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After seven years of upgrades, the Advanced Laser Interferometer Gravitational Wave Observatories were dedicated on Tuesday at the LIGO Hanford facility near Richland, Washington.
The facilities are located amid the tumbleweeds of southeastern Washington and the pines of southeastern Louisiana. They're designed to detect the faint signature of gravitational waves given off by supernovas, black hole collisions and other cosmic crashes.
Albert Einstein's general theory of relativity predicts that such waves should exist, but they have never been detected directly. The Advanced LIGO experiment, funded by the National Science Foundation and operated by Caltech and MIT, is expected to change that. It could do for gravitational waves what Europe's Large Hadron Collider did for the equally elusive Higgs boson.
"Advanced LIGO represents a critically important step forward in our continuing effort to understand the extraordinary mysteries of our universe," NSF director France Cordova said in a statement.
The LIGO observatories shoot laser beams down 4-kilometer-long (2.4-mile-long) tubes that have been equipped with mirrors. Theoretically, gravitational waves should produce a tiny shift in the paths of the light beams. That should result in a characteristic interference pattern when the two beams meet. Two facilities were built 1,900 miles (3,000 kilometers) apart, in Louisiana and Washington, to provide a double-check on any scientific findings.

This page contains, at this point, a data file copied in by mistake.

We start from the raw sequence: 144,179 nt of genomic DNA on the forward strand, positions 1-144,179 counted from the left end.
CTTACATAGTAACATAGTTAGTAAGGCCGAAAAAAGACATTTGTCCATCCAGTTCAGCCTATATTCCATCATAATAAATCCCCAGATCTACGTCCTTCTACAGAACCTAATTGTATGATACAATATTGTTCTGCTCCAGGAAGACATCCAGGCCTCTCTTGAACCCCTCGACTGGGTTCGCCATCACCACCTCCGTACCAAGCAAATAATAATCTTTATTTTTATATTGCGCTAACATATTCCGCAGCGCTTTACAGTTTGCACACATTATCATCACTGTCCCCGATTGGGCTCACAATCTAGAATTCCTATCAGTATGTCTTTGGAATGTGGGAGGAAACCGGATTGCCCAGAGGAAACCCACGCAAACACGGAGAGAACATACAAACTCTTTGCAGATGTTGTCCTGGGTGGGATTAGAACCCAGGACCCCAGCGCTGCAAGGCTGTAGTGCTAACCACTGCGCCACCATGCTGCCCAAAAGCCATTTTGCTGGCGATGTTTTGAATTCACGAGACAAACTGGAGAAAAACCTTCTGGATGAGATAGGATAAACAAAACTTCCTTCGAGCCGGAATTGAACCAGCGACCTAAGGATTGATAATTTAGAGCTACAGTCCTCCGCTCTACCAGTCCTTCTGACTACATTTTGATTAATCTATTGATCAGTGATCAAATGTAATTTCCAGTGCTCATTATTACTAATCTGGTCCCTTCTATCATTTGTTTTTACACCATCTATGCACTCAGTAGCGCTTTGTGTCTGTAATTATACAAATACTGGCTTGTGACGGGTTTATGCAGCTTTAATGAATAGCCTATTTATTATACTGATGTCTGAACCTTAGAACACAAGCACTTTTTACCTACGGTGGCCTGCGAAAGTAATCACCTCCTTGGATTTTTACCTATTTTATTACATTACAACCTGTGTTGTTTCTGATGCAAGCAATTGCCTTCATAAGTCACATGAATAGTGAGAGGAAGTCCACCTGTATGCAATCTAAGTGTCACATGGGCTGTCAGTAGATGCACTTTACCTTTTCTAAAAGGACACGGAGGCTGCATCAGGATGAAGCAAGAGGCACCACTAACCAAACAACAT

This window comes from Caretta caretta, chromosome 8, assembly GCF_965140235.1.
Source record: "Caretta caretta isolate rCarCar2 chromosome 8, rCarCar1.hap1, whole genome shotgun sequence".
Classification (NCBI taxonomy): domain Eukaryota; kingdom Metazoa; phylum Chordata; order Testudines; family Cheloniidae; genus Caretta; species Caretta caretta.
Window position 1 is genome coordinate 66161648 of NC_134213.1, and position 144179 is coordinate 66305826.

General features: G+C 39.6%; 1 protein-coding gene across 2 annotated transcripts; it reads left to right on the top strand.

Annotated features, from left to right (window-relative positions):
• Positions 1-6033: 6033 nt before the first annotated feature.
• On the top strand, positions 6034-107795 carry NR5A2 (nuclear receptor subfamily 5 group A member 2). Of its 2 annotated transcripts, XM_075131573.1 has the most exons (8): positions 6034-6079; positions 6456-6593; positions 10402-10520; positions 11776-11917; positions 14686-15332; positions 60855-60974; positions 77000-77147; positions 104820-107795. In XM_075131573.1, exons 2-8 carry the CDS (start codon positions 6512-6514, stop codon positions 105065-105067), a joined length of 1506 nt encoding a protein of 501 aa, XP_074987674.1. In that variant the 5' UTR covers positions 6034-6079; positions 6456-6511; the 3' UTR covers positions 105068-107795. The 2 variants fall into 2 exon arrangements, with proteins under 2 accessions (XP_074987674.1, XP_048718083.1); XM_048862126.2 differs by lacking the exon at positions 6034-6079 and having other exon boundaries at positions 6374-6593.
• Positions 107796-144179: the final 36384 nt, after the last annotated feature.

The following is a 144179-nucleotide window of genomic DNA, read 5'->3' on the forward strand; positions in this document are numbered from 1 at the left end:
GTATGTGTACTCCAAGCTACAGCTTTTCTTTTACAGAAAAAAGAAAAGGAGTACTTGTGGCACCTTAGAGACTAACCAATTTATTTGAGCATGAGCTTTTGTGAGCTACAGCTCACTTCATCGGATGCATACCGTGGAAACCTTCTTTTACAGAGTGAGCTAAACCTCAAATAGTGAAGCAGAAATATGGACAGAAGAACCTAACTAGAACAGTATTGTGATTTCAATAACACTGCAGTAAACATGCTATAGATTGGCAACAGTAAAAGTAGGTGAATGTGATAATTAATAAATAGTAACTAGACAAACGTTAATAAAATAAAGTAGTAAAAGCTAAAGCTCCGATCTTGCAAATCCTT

When LIGO went into operation in 2002, the $365 million system was capable of detecting changes equivalent to one-thousandth the size of a proton diameter. But no sign of gravitational waves was found.
Starting in 2008, more than $200 million was allocated to upgrade the optics, the lasers and other components for a more intensive search. Advanced LIGO will be 10 times as sensitive as the original LIGO experiment when it goes into operation this fall, NSF said.
"Advanced LIGO, as opposed to its previous, less powerful incarnation, is almost a no-lose machine, because we know that galaxies collide," physicist Matt Strassler, a visiting professor at Harvard, said on this month's "Virtually Speaking Science" talk show. "When two galaxies collide, their black holes will eventually merge at the center. We can calculate in Einstein's gravity what sort of gravitational waves are produced. And we expect that Advanced LIGO is now the machine that should be powerful enough to observe this."
Strassler said it would be "a great shock and a source of excitement if they don't see this."